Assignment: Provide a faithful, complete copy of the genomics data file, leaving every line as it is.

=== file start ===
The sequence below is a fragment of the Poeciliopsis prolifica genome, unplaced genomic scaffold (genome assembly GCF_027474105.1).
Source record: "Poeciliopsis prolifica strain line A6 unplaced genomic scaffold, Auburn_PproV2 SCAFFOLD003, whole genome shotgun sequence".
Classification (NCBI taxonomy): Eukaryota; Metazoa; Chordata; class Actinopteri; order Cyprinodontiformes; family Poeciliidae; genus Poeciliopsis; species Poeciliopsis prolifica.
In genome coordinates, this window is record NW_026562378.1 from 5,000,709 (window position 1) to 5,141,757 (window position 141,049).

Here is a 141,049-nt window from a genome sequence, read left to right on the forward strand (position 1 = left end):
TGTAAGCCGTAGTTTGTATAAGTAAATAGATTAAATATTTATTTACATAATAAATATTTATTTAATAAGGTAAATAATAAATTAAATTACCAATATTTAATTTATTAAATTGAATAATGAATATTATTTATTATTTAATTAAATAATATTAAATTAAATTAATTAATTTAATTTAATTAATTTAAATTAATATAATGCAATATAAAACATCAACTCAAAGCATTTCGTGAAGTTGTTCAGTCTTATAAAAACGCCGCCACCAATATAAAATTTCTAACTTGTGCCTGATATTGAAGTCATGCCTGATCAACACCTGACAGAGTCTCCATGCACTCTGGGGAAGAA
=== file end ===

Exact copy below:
The sequence below is a fragment of the Poeciliopsis prolifica genome, unplaced genomic scaffold (genome assembly GCF_027474105.1).
Source record: "Poeciliopsis prolifica strain line A6 unplaced genomic scaffold, Auburn_PproV2 SCAFFOLD003, whole genome shotgun sequence".
Classification (NCBI taxonomy): Eukaryota; Metazoa; Chordata; class Actinopteri; order Cyprinodontiformes; family Poeciliidae; genus Poeciliopsis; species Poeciliopsis prolifica.
In genome coordinates, this window is record NW_026562378.1 from 5,000,709 (window position 1) to 5,141,757 (window position 141,049).

Here is a 141,049-nt window from a genome sequence, read left to right on the forward strand (position 1 = left end):
TGTAAGCCGTAGTTTGTATAAGTAAATAGATTAAATATTTATTTACATAATAAATATTTATTTAATAAGGTAAATAATAAATTAAATTACCAATATTTAATTTATTAAATTGAATAATGAATATTATTTATTATTTAATTAAATAATATTAAATTAAATTAATTAATTTAATTTAATTAATTTAAATTAATATAATGCAATATAAAACATCAACTCAAAGCATTTCGTGAAGTTGTTCAGTCTTATAAAAACGCCGCCACCAATATAAAATTTCTAACTTGTGCCTGATATTGAAGTCATGCCTGATCAACACCTGACAGAGTCTCCATGCACTCTGGGGAAGAA